Isolation can negatively affect your health

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For some baby boomers, growing older doesn't necessarily mean friendships grow stronger. (KABC)

For some baby boomers, growing older doesn't necessarily mean friendships grow stronger.

In fact for many men as they get older, friendships tend to fade. And that can have a negative impact on health.

And while midlife crises are real, experts say, instead of using it as an excuse to go out and buy a convertible, make it a reminder to renew friendships.

Research shows one in five Americans, especially men, fall into isolation when they let friendships lapse.

The Reverend Bradford Clark sees it happen all around him, especially among the men in his congregation.

"Yes I do believe that loneliness in middle-aged men is serious and is a real concern absolutely," said Clark. That's why Clark and his parishioner Jim Field get together regularly, even if just to talk.

"A lot of times I find my purpose though my friendships with others, but friendships require cultivation just like a garden," said Field.

Life-changing events like death, divorce, or job loss often trigger isolation and more often the impact is greater in men versus women.

"It's a given that women are much quicker to pick up the phone, much quicker to have lunch, much quicker to sit and talk face-to-face and guys don't do that," Clark said.

Psychiatrist Richard Schwartz said, "Everybody doesn't want to say they are lonely because it makes you feel like a loser. But you are not a loser if you are lonely." Schwartz wrote "The Lonely American" with his wife and has consulted with patients for more than 30 years.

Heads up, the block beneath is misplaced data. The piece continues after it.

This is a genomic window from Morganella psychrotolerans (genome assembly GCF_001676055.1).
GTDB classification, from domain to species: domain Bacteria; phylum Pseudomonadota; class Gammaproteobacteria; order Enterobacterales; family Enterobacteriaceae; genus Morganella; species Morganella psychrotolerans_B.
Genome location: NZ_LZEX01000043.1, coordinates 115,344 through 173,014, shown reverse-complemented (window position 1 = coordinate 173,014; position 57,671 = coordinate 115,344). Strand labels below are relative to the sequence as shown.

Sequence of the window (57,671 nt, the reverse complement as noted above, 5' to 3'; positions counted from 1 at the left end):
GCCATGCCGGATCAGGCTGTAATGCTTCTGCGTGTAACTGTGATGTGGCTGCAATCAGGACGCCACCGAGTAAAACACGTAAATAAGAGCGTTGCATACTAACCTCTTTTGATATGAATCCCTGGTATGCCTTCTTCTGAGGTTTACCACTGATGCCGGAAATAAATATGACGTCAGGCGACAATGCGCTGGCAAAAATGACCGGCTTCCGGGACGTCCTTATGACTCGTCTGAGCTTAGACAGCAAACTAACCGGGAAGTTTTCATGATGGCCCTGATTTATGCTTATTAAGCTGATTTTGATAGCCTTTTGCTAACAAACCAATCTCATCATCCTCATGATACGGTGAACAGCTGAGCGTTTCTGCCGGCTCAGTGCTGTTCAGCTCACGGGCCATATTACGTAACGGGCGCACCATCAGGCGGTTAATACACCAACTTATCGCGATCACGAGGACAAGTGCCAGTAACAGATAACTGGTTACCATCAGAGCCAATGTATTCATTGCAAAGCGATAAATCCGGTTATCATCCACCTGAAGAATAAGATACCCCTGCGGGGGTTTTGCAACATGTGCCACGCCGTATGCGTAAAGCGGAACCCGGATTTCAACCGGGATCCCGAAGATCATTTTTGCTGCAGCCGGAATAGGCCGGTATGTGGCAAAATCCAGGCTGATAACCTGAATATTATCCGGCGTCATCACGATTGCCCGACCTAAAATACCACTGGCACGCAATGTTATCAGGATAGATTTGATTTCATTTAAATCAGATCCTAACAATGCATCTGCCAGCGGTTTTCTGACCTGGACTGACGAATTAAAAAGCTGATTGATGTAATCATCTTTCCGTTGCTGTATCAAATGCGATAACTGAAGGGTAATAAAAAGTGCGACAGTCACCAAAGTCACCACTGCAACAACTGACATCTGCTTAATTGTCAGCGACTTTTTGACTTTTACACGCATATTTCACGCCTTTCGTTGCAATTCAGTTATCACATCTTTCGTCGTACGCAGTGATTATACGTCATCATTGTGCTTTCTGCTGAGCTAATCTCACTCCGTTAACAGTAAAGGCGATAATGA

"Most will tell you something had to give and what gave is friends. I think of myself as having friends but I don't see them anymore and so over time the people start to slip away and they realize the connections aren't there," Schwartz explained.

Long-term loneliness can have huge medical consequences.

"The effect of social isolation and loneliness on our health is as powerful as things like smoking, high blood pressure, obesity," Schwartz said.

Janet Morrison, with the British charity "Independent Age" said, "It means staying in touch and keeping up links with friends and family. We already think about our housing and finances and we need to think about what we are going to do post-retirement to maintain our social connections."

"It is like that Nike slogan, 'Just do it.' Don't think about it. Just do it. Call somebody up and invite them to do something with you," Clark said.

Texting and Facebook don't count. It's a connection that may save your life.

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